Occupy Northwestern marches through the Arch to protest police action

Stephanie Haines

Approximately 35 people attended Occupy NU March through the Arch on Friday, an event held in response to the recent increase in police intervention at other Occupy protests in cities and college campuses across the U.S.

“The cops have descended on Occupy movement across the U.S.,” Occupy NU Organizer and graduate student Lauryn Flizeer said. “Our next step, in light of these encampments, is to build NU support.”

Some incidents of heightened police intervention Flizeer cited include the expulsion of protesters from New York City’s Zuccotti Park, the use of pepper spray on passive protesters at the University of California Davis and the shooting of a man near the protests at the University of California Berkeley.

The Friday event follows a string of Occupy-related gatherings at NU this quarter, including the first Occupy NU general assembly meeting on Nov. 2, which gained low student attendance, and the protests against House Majority Leader Eric Cantor on Oct. 28.

Flizeer said she was glad more participants came to Friday’s Occupy NU speak-out, which was advertised with fliers posted throughout campus. Flizeer and other NU students also painted the Rock on Thursday to advertise the Friday event and honor the Day of Action, the two-month anniversary of the national Occupy Movement.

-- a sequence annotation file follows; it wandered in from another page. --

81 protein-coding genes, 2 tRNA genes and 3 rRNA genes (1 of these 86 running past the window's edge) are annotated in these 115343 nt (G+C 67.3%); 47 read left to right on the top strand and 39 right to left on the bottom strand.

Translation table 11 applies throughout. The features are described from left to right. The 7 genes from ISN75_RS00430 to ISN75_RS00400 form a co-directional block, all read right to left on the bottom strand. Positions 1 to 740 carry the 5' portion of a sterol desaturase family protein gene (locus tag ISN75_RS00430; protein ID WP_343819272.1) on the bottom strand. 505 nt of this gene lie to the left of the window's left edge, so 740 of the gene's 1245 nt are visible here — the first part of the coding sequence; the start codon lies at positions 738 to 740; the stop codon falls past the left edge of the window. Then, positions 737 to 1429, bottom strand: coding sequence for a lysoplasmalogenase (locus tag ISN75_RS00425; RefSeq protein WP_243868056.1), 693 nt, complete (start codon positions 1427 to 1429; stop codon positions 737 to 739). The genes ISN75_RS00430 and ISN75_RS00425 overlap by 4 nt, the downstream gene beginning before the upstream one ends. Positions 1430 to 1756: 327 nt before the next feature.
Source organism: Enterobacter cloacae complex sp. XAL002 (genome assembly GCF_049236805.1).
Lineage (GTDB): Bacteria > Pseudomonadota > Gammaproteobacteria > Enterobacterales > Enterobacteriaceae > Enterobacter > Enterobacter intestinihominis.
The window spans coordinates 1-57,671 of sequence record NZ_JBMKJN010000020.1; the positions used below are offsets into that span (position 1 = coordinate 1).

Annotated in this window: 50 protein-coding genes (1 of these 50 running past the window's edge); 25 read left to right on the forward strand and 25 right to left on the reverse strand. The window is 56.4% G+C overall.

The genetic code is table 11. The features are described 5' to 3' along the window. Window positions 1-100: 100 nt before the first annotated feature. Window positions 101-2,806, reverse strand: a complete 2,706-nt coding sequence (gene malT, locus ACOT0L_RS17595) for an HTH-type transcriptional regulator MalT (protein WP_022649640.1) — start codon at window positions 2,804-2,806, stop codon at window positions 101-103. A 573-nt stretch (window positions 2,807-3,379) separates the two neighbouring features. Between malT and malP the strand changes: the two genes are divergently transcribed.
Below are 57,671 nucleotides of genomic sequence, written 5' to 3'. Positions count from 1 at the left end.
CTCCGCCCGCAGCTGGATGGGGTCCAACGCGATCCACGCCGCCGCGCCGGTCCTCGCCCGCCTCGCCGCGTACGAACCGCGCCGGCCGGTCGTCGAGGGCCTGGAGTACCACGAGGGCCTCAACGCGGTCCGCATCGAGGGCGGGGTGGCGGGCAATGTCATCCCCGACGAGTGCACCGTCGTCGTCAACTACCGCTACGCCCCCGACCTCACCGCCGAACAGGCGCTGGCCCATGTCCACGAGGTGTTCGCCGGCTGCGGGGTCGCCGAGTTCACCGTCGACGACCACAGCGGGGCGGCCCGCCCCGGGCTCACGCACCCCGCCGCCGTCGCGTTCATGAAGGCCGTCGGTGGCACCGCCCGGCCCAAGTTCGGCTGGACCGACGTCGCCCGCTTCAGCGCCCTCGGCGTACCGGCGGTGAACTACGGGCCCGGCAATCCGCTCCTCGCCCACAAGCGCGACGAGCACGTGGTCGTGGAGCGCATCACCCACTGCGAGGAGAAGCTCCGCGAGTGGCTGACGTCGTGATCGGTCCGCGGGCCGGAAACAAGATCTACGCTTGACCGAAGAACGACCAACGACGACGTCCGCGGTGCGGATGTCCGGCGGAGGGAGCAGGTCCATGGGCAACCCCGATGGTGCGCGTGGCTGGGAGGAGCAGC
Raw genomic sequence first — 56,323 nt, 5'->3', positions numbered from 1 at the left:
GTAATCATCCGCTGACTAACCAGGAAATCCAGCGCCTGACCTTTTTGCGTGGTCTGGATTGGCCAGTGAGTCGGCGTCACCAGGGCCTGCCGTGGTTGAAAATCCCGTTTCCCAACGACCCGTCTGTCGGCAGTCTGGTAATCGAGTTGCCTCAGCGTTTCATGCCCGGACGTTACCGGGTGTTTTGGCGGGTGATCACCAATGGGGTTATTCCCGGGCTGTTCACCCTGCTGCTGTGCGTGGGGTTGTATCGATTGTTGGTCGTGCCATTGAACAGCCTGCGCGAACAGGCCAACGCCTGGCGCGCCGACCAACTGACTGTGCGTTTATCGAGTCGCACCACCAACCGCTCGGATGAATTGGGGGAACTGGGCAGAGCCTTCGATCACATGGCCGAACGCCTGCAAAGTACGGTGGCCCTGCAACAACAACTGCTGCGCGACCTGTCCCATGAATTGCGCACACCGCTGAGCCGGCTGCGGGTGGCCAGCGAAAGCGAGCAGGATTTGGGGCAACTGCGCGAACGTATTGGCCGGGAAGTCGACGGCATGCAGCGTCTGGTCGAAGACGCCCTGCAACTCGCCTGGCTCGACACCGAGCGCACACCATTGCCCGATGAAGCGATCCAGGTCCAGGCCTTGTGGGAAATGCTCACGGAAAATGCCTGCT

“As a student, I personally feel I need to step up and be a part of the movement,” Weinberg freshman and Occupy NU participant Tom Cui said. “Our goal is to get more NU undergraduates involved.”

According to Flizeer, the Occupy NU movement also enjoys some NU faculty support. NU General Faculty Committee’s Social Responsibility Subcommittee recently introduced to the Faculty Senate a resolution calling to support the Occupy Chicago Movement. Although the resolution was defeated by one vote, Occupy NU participants “still have a lot of support,” Flizeer said.

At the Friday speak-out, Flizeer and other students handed out fliers about the Coalition Against Corporate Higher Education, in which writer Daniel Indiviglio, associate editor of The Atlantic magazine, said student loans have grown by 511 percent since 1999. This percentage, the pamphlet stated, was based on a 2011 estimate of outstanding loans, totaling $550 billion.

Weinberg senior Natasha Singh said she came to Friday’s event because she was curious about the movement.

“I am going to have to deal with these problems Occupy addresses within the next coming months,” Singh said. “Even if you aren’t directly affected, other people are, and that does not mean you should sit back and tolerate it.”

Occupy Evanston organizer Jack Sigel appeared at Flizeer’s Occupy speak-out, where he advertised an Occupy Evanston meeting.

“I am glad to see that Occupy NU is moving forward and providing more information to the NU community,” Sigel said. “I am looking forward to the mutual support Occupy Evanston and Occupy NU can give each other.”

Occupy NU will host a meeting in Kresge Hall on Monday to discuss more ways to gain NU community support.

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